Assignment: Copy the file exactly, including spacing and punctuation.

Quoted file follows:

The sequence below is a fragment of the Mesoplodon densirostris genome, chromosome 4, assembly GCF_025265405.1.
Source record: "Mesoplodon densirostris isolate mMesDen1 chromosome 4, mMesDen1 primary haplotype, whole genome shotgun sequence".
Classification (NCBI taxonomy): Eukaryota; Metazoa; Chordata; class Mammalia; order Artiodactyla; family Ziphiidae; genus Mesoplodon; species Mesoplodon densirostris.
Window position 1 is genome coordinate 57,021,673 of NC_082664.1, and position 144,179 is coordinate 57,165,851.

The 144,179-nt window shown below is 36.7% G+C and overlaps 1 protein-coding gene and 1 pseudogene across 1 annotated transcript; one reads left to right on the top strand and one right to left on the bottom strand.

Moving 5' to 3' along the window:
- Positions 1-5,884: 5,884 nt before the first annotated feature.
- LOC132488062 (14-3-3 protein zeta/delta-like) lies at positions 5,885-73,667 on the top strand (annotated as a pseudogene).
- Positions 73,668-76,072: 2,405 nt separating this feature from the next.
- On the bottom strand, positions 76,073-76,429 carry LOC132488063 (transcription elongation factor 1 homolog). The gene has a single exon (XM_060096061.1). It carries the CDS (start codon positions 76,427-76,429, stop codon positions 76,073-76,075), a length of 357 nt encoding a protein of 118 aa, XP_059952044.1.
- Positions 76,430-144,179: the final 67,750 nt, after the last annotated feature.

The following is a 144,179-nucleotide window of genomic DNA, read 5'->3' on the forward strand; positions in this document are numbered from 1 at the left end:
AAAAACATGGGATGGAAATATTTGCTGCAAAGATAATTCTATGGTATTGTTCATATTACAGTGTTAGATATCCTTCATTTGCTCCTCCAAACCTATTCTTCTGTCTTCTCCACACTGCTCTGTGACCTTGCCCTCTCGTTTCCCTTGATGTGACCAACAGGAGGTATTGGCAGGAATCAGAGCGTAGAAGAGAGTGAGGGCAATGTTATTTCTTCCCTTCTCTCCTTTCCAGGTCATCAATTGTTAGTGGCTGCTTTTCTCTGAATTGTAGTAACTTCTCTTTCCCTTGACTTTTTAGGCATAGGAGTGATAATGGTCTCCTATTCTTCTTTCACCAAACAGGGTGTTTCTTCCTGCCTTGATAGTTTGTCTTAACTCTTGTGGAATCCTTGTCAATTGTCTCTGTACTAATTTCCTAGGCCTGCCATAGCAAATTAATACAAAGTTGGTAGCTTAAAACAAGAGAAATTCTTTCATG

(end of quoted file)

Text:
The sequence below is a fragment of the Mesoplodon densirostris genome, chromosome 4, assembly GCF_025265405.1.
Source record: "Mesoplodon densirostris isolate mMesDen1 chromosome 4, mMesDen1 primary haplotype, whole genome shotgun sequence".
Classification (NCBI taxonomy): Eukaryota; Metazoa; Chordata; class Mammalia; order Artiodactyla; family Ziphiidae; genus Mesoplodon; species Mesoplodon densirostris.
Window position 1 is genome coordinate 57,021,673 of NC_082664.1, and position 144,179 is coordinate 57,165,851.

The 144,179-nt window shown below is 36.7% G+C and overlaps 1 protein-coding gene and 1 pseudogene across 1 annotated transcript; one reads left to right on the top strand and one right to left on the bottom strand.

Moving 5' to 3' along the window:
- Positions 1-5,884: 5,884 nt before the first annotated feature.
- LOC132488062 (14-3-3 protein zeta/delta-like) lies at positions 5,885-73,667 on the top strand (annotated as a pseudogene).
- Positions 73,668-76,072: 2,405 nt separating this feature from the next.
- On the bottom strand, positions 76,073-76,429 carry LOC132488063 (transcription elongation factor 1 homolog). The gene has a single exon (XM_060096061.1). It carries the CDS (start codon positions 76,427-76,429, stop codon positions 76,073-76,075), a length of 357 nt encoding a protein of 118 aa, XP_059952044.1.
- Positions 76,430-144,179: the final 67,750 nt, after the last annotated feature.

The following is a 144,179-nucleotide window of genomic DNA, read 5'->3' on the forward strand; positions in this document are numbered from 1 at the left end:
AAAAACATGGGATGGAAATATTTGCTGCAAAGATAATTCTATGGTATTGTTCATATTACAGTGTTAGATATCCTTCATTTGCTCCTCCAAACCTATTCTTCTGTCTTCTCCACACTGCTCTGTGACCTTGCCCTCTCGTTTCCCTTGATGTGACCAACAGGAGGTATTGGCAGGAATCAGAGCGTAGAAGAGAGTGAGGGCAATGTTATTTCTTCCCTTCTCTCCTTTCCAGGTCATCAATTGTTAGTGGCTGCTTTTCTCTGAATTGTAGTAACTTCTCTTTCCCTTGACTTTTTAGGCATAGGAGTGATAATGGTCTCCTATTCTTCTTTCACCAAACAGGGTGTTTCTTCCTGCCTTGATAGTTTGTCTTAACTCTTGTGGAATCCTTGTCAATTGTCTCTGTACTAATTTCCTAGGCCTGCCATAGCAAATTAATACAAAGTTGGTAGCTTAAAACAAGAGAAATTCTTTCATG